Jennifer's Reviews > Bloodsucking Fiends

Bloodsucking Fiends by Christopher Moore
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's review
May 14, 2010

really liked it
bookshelves: favorite, humor
Read in April, 2010

2 Words that describe the book: Vampire comedy

3 Settings where it took place or characters you met:

* Setting: Modern-day San Francisco

* Jody—A fledgling vampire who had her new lifestyle thrust upon her with no warning or choice, Jody is trying her best to make sense of her new undead lifestyle. But getting used to a life lived solely at night can make things a little tricky, so Jody needs a minion to do her bidding, which is where...

* C. Thomas Flood comes in. A wannabe writer from Incontinence, Indiana, Tommy is new in town and having a hard time getting adjusted to life in the Big City ... until he meets the new love of his life, a certain undead redhead. Although Jody can be a little tricky and high-maintenance with her vampire lifestyle, Tommy is in love (he thinks). As Jody and Tommy settle into together, things take a turn for the worse when the vampire who created Jody starts causing trouble for them.

4 Things you liked and/or disliked about it:

* I like Christopher Moore. This is the first book of his vampire trilogy (though I accidentally read You Suck first because I didn't realize it was a series). But Moore's vampires aren't brooding, sparkly, or particularly scary. Jody is just like you and me ... except with superhuman strength, a thirst for blood and heightened senses. Moore has fun with the whole vampire thing, which brings me to another thing I liked about the book.

* I liked how Moore has Tommy test various vampire legends and stories on Jody to see what is true or not. Once Tommy finds out Jody's little secret, he cannot resist getting every book on vampires out of the library and checking to see what is true and untrue about vampires. These little experiments include having Tommy sneaking around touching Jody with crucifixes, trying to drown her in a bathtub, having her try to climb walls like Dracula, and rubbing her with garlic while she sleeps. And I liked Moore's shout-out to the Vampire Lestat by Anne Rice.

* I liked how the book is just stuffed with Moore's hilarious throwaway lines. You'll be reading along and then Moore will write something so silly or goofy or unexpected that you just have to laugh out loud. Consider this thought from Jody:

She thought, My closet is starting to look like an ostrich hatchery. I've either got to start throwing out L'eggs eggs or get a tan on my legs and quit wearing nylons.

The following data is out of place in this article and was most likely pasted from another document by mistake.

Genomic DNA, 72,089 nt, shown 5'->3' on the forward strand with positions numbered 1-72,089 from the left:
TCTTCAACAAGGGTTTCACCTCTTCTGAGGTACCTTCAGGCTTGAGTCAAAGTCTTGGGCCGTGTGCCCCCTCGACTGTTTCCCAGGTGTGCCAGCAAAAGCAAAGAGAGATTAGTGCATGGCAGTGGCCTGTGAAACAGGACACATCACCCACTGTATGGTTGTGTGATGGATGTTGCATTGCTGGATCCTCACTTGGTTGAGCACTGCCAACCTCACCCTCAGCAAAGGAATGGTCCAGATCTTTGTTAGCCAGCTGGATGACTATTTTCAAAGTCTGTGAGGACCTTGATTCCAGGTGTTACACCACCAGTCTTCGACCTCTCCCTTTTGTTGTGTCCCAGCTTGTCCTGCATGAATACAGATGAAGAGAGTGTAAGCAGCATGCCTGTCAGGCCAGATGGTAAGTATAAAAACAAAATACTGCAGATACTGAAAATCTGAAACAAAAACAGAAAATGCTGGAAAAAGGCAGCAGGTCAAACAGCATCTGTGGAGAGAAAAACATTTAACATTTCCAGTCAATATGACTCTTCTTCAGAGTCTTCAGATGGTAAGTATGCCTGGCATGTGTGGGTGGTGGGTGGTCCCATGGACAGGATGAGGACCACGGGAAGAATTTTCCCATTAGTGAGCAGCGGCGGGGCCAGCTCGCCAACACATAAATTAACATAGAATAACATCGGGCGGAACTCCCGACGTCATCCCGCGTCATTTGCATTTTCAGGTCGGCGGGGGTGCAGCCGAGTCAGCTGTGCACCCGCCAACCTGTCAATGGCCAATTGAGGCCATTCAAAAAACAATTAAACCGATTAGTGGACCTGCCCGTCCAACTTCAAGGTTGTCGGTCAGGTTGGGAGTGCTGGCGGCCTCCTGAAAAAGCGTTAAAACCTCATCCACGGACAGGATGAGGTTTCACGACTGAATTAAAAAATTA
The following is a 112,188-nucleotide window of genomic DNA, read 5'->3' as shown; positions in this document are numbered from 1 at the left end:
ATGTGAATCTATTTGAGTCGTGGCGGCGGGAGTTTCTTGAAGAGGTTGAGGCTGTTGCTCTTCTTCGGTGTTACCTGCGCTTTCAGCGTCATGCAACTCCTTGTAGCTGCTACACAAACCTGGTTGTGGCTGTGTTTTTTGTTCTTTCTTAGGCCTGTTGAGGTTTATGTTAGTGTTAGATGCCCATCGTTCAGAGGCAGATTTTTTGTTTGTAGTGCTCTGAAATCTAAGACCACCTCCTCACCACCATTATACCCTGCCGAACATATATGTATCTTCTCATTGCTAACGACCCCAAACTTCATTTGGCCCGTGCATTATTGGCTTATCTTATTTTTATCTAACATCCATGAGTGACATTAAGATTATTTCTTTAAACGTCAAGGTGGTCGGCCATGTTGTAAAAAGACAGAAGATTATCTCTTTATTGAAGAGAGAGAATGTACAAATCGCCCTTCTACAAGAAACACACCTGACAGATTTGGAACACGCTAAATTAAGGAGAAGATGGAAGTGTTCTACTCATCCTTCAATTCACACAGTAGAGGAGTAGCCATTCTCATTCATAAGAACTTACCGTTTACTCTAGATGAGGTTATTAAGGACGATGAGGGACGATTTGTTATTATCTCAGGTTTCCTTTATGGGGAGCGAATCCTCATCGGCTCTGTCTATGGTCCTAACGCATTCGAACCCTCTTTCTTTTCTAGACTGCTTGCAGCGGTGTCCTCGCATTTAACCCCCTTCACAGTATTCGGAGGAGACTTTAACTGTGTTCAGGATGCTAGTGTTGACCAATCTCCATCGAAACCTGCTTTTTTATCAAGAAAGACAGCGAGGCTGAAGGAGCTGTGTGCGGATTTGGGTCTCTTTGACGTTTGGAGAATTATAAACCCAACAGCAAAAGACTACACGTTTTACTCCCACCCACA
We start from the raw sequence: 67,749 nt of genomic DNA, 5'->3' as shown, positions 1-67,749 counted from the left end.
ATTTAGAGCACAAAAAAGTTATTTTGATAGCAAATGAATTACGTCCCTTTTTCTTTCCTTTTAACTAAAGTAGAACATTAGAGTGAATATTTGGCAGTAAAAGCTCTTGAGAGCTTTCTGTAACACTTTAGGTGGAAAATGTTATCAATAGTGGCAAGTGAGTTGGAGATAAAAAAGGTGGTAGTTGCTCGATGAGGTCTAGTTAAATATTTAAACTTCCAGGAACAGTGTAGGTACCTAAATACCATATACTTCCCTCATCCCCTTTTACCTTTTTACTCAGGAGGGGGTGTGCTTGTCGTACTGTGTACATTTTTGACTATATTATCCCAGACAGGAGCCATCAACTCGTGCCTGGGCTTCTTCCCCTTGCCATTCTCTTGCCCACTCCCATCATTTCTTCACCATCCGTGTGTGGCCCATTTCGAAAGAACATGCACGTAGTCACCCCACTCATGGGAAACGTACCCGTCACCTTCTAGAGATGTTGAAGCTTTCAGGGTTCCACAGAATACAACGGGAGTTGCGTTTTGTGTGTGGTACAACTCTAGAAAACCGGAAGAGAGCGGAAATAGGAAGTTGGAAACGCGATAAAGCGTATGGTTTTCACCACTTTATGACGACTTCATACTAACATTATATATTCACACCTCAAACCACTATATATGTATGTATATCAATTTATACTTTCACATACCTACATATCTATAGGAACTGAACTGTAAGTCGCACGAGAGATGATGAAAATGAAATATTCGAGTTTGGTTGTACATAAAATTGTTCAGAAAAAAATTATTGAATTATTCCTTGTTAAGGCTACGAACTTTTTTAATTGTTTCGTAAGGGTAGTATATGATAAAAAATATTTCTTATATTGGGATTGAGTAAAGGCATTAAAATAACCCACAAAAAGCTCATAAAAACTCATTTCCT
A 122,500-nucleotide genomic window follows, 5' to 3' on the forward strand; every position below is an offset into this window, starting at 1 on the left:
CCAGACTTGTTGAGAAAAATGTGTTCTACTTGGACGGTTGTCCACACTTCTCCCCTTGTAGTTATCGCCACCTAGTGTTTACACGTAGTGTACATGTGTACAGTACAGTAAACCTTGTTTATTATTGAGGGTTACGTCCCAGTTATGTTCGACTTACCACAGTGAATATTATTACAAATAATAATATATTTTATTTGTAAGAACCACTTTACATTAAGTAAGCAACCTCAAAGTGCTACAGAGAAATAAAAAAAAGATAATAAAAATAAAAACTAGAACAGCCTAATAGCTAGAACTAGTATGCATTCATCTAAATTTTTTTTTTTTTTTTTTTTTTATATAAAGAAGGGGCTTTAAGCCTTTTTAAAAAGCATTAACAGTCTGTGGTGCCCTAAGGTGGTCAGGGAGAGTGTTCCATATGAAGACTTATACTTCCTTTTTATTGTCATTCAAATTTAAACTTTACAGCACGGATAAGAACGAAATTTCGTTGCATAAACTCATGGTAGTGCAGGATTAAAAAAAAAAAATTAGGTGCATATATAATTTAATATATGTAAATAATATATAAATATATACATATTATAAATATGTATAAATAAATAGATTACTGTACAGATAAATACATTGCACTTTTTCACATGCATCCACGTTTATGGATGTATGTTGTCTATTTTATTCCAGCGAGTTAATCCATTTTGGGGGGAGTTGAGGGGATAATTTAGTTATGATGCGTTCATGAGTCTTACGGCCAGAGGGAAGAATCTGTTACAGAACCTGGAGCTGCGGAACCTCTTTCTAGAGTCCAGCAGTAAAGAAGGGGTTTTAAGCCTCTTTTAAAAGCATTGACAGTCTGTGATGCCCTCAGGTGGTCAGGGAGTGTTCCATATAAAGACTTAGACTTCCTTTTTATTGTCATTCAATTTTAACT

This cracked me up because I so remember having all those eggs! Do they even make those any more? It has been AGES since I wore pantyhose.

* I disliked the overly serious Reading Group Guide at the back of my book. This is a book that is written to be funny and read for enjoyment. In my opinion, it doesn't cry out for book club discussions or deep thought. Yet there is a Reading Group Guide at the back with discussion questions like this:

Everyone has been exposed to vampire lore, either through books, movies or television. How does Jody's transformation into a vampire differ from how you always thought someone became a vampire? In what ways is it similar?

The books touches upon the idea of euthanasia--the practice of ending the life of a terminally ill person in a painless or minimally painful way in order to limit suffering--in that Elijah Ben Sapir, the vampire who creates Jody, only kills those who are about to die or whose lives are limited in some way. What are your feelings about "mercy killings"? Do vampires have an ethical standard?

Though I would totally want to join a book club that chose to read Bloodsucking Fiends, I can't imagine having a big old serious discussion on vampire lore and euthanasia as a result! But maybe that is just me.

5 Stars or less for your rating?

I'm giving the book 4 stars. I actually liked You Suck a bit better, but you can't go wrong with Moore. He's a fun, irreverent, creative writer whose sense of humor comes through on every page. Even if you don't like vampire books, you can have fun with this one. (You won't be scared, I promise. The only scary thing is how compelled you'll be to read more Christopher Moore.)
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